Gamma oscillations are a robust component of sensory responses but are also part of the background spontaneous activity of the brain. To determine whether the properties of gamma oscillations in cortex are specific to their mechanism of generation, we compared in mouse visual cortex in vivo, the laminar geometry and single neuron rhythmicity of oscillations produced during sensory representation with those occurring spontaneously in the absence of stimulation. In mouse visual cortex under anesthesia (isoflurane and xylazine), visual stimulation triggered oscillations mainly between 20-50 Hz, which, because of their similar functional significance to gamma oscillations in higher mammals, we define here as gamma range. Sensory representation in visual cortex specifically increased gamma oscillation amplitude in the supragranular (L2/3) and granular (L4) layers, and strongly entrained putative excitatory and inhibitory neurons in infragranular layers, while spontaneous gamma oscillations were distributed evenly through the cortical depth, and primarily entrained putative inhibitory neurons in the infragranular (L5/6) cortical layers. The difference in laminar distribution of gamma oscillations during the two different conditions may result from differences in the source of excitatory input to the cortex. In addition, modulation of superficial gamma oscillation amplitude did not result in a corresponding change in deep layer oscillations, suggesting that superficial and deep layer of cortex may utilize independent, but related networks for gamma generation. These results demonstrate that stimulus-driven gamma oscillations engage cortical circuitry in a manner distinct from spontaneous oscillations and suggest multiple networks for the generation of gamma oscillations in cortex.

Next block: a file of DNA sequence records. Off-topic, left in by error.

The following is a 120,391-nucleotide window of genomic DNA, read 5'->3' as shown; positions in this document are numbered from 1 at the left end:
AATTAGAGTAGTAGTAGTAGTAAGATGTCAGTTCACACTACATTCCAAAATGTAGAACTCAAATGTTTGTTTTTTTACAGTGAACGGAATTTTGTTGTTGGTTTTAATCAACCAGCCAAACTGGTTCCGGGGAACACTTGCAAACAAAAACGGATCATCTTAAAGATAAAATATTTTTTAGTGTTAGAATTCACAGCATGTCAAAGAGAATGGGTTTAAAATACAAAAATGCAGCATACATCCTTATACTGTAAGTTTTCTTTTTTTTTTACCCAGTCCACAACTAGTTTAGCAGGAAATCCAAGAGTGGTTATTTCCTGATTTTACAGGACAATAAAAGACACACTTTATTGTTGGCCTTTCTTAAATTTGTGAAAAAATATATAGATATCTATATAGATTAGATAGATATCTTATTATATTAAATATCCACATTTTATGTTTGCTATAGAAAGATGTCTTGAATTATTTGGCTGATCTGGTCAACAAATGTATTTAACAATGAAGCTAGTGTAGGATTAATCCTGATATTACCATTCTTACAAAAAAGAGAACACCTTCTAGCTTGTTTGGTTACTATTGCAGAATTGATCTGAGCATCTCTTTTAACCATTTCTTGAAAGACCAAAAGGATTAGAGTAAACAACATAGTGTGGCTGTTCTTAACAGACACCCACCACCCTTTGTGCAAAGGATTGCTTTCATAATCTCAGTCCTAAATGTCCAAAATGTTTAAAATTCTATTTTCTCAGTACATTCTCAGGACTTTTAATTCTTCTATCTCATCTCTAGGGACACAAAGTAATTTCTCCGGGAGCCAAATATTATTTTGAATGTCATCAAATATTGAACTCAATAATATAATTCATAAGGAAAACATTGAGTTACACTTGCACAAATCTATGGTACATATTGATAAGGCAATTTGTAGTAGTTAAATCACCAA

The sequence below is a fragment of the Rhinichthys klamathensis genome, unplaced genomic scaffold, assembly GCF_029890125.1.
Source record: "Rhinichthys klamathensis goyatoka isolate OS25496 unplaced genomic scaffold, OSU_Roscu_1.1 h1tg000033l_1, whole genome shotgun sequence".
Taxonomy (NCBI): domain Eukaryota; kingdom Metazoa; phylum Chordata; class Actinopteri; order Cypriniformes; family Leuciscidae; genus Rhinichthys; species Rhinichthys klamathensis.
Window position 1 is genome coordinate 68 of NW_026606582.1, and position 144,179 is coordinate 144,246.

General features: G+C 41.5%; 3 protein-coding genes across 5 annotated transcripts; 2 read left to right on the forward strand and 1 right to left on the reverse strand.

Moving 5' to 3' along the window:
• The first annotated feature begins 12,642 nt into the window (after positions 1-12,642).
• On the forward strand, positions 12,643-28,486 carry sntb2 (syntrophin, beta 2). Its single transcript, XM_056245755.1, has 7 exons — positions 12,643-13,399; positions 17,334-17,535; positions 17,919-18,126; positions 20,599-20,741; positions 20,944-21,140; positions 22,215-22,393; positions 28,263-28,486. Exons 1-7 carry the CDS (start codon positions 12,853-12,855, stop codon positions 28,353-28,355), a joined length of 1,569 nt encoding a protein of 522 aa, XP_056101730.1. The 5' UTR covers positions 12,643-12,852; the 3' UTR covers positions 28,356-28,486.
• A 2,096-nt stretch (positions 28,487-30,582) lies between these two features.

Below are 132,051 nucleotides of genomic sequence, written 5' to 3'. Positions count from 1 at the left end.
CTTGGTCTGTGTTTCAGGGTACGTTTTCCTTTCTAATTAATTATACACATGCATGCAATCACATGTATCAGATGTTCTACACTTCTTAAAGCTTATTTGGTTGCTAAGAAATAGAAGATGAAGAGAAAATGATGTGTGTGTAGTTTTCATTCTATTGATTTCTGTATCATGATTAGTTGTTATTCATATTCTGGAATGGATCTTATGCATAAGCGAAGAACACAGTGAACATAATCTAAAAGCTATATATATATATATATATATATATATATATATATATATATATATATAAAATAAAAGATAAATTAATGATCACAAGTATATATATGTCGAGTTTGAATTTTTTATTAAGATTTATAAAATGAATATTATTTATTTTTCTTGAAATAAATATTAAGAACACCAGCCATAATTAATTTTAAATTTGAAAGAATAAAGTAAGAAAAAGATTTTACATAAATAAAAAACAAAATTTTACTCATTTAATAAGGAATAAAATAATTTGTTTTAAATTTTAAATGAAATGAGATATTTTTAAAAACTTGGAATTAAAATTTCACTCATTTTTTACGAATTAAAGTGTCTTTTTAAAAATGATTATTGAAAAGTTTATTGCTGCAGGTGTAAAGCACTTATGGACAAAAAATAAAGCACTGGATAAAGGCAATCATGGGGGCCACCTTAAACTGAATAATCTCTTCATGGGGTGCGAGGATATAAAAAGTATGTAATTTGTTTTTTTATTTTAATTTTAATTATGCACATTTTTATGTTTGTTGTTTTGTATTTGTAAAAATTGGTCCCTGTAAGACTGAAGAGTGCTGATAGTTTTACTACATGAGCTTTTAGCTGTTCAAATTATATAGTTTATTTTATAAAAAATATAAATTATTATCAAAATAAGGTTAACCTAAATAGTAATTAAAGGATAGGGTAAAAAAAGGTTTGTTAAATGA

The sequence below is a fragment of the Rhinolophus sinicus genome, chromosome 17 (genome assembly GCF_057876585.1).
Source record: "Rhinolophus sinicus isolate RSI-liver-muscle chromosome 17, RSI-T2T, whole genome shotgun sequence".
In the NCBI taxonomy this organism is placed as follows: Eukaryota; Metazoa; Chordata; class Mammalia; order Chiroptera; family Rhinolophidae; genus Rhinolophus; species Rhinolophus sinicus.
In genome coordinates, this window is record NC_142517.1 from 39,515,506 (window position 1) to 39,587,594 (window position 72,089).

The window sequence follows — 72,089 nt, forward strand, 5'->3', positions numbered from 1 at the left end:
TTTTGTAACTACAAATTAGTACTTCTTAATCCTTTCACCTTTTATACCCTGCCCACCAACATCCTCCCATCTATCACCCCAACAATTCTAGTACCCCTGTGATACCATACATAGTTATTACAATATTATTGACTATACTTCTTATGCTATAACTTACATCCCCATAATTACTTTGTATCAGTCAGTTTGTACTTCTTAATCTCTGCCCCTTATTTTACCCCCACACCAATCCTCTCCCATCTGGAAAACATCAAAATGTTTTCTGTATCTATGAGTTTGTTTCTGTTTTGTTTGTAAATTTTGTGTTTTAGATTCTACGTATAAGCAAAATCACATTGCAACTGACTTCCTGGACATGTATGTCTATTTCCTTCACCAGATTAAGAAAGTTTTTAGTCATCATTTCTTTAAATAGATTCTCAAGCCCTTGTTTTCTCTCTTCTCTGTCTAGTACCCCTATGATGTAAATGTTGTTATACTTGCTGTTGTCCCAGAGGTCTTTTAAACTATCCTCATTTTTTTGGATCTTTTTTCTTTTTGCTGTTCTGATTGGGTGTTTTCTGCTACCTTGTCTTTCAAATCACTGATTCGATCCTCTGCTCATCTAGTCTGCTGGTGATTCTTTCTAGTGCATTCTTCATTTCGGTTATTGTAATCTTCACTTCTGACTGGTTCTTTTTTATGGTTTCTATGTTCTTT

- gamma oscillation
- visual cortex
- cortical column
- spontaneous activity
- Copyright © 2015, Journal of Neurophysiology